Dissent is More Patriotic Now Than Ever

Yesterday, dissent was cool.  Dissent was popular. Dissent was patriotic.  Why?  Because those dissenting were unified by their opposition to President George W. Bush.

Dissenters had their usual outlets: the gatherings of unwashed protesters; the bumper stickers ushering in the “End of an Error”; their columns in the New York Times.  But they also had new ways to band together and rise up against their perceived oppressors:  status messages on Facebook; financially failing radio networks;  text messages and Twitter streams and blogs and micropayments from foreign donors.

In the Bush era, each dissenter was a lone voice crying out in the wilderness – just like everyone else they knew.

As of noon today, dissent is no longer cool or popular.  Anyone standing in opposition to our new President draws funny looks and worried whispers.  Anyone not on the Obandwagon must secretly be a crank or a fascist or a racist or a rich person… irretrievably broken in some fundamental way.

If you’re not basking the glow of Hope and Change, you’re suspect.

Obviously, dissent is most important when it’s unpopular – when the tide of public opinion threatens to squelch the most important kind of diversity our nation has at its disposal: diversity of view. But it’s not just the seamless, sheer, smooth-wall popularity of our new President that makes him so dangerous to critical thought.  It’s that he’s so damned good at what he does.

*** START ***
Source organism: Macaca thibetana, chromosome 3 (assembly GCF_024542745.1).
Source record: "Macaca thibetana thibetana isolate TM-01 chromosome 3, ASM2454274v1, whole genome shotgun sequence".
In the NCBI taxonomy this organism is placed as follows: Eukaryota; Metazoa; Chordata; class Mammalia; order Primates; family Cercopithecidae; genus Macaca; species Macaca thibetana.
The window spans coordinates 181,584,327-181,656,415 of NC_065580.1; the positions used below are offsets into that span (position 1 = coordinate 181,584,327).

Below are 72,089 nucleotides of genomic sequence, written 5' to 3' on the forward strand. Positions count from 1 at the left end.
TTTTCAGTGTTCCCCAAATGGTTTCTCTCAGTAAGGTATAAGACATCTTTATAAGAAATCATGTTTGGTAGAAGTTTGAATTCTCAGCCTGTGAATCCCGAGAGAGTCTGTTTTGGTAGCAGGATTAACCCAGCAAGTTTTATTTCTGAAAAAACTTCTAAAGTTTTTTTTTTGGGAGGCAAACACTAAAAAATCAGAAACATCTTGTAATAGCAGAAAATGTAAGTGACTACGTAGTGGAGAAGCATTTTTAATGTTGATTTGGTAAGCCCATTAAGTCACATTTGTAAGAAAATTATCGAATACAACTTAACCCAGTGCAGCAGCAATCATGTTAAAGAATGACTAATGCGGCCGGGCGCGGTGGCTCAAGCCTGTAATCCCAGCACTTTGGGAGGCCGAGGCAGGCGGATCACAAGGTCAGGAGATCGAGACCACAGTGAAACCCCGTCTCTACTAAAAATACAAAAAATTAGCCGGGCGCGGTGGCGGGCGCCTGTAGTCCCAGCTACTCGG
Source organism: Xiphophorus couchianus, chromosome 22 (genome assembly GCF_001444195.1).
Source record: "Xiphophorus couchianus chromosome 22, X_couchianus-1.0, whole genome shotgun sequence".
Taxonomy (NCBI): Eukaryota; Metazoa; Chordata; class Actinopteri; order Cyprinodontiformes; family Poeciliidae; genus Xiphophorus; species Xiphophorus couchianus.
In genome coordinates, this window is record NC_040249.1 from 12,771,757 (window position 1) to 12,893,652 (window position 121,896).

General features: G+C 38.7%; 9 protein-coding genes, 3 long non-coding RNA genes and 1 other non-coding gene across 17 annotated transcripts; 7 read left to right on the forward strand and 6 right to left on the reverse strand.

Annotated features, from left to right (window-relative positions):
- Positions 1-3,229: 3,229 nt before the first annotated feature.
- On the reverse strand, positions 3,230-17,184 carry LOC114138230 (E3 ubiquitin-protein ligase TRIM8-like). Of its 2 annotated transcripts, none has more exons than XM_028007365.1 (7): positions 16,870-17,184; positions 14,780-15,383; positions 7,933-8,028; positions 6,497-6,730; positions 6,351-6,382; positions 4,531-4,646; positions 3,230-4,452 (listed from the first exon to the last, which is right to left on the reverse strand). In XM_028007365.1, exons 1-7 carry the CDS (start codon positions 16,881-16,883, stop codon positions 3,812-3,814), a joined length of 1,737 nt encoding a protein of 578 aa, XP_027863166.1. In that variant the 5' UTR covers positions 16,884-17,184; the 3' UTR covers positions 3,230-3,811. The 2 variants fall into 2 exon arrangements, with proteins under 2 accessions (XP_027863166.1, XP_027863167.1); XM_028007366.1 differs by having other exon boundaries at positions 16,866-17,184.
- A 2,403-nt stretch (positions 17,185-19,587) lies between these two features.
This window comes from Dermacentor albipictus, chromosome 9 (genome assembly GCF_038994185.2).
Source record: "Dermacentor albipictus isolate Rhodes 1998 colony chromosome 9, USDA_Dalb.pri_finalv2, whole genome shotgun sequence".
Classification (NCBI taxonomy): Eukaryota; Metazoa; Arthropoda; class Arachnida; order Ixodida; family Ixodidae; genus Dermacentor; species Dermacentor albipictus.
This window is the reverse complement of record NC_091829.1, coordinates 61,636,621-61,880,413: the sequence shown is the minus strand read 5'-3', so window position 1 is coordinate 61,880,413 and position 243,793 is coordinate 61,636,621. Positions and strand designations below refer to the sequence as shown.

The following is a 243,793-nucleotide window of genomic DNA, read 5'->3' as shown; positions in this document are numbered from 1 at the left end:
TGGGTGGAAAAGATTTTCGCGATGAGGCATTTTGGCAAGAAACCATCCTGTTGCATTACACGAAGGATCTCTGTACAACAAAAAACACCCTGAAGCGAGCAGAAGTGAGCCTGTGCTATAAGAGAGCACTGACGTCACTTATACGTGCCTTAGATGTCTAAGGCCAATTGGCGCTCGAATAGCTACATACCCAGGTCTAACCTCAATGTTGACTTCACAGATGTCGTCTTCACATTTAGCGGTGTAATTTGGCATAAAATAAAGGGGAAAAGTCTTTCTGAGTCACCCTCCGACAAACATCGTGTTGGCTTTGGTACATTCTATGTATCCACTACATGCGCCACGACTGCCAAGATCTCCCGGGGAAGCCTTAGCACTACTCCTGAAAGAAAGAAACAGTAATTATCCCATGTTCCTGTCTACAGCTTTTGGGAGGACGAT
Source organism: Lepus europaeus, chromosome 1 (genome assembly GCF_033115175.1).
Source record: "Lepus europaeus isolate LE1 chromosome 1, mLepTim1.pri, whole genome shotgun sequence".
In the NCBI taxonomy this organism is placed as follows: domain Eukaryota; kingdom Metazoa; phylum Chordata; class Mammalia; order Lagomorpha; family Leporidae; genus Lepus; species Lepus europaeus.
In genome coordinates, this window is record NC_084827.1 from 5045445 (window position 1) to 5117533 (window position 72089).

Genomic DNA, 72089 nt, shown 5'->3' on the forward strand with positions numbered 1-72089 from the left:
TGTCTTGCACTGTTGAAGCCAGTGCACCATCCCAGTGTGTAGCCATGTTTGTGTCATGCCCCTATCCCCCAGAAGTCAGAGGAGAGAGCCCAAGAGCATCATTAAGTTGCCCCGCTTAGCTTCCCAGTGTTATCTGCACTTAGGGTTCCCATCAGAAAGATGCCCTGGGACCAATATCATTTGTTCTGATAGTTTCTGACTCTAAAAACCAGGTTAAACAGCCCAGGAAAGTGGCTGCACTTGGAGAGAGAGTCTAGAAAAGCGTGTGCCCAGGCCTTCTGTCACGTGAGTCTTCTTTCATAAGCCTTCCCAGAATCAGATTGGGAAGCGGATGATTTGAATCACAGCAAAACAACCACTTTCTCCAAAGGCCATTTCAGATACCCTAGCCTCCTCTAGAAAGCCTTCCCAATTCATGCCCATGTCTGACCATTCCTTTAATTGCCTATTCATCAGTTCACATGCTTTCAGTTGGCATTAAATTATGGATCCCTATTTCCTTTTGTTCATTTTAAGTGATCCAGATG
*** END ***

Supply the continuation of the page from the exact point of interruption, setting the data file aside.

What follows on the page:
If Marvel Comics had written Obama as a superhero – doesn’t seem that preposterous, now, does it? – his power would be the reality distortion field that neutralizes any critial thought cast his way.  Throughout the campaign, Obama has wielded his own personal communication skills much in the way Ronald Reagan did when he catapulted the conservative movement into power in 1980.  But Obama’s powers aren’t limited to his own person. He has gathered to himself some of the slickest, sharpest propaganda talent ever assembled to run a nation.  

Doubt it?  Take just one example:  change.gov.  Obama flows effortlessly from campaign to transition to administration, without losing any momentum on his seduction of the American people.  Even the name woos us – “It’s change!”  – standing for both the transition and the theme of his campaign.  (“I’m the President you won’t have to hate.”)  

Don’t think for a minute that Obama lacks big plans. His knife-fighting political advisor Rahm Emmanuel has committed not to fix the problems currently facing our country, but to use those problems as a catapult to transform America in ways Americans would not otherwise tolerate. Rahm calls this “the opportunities of crisis.”  Americans should call it a red flag.

Obama has assembled an administration of the smoothest, most ambitious operatives ever assembled to run a nation.  His team has big plans – some disclosed, some not – to work deep changes in America.  We won’t be able to rely on the media to check those ambitions.  Obama’s roots in the muck of Chicago machine politics are still largely unknown, thanks in large part to the reluctance of the media to fully investigate actual instances of known corruption when it was so much easier to spend time in Alaska rooting through the family history of other nominees.  

So with the mainstream media taking a dive, who’s left?  No one but us ordinary citizens.  Whatever the Obama administration has in store for us, the job falls to us to make sure that he acts in the genuine best interests of the nation.  Because if we don’t, no one else – no one else – will.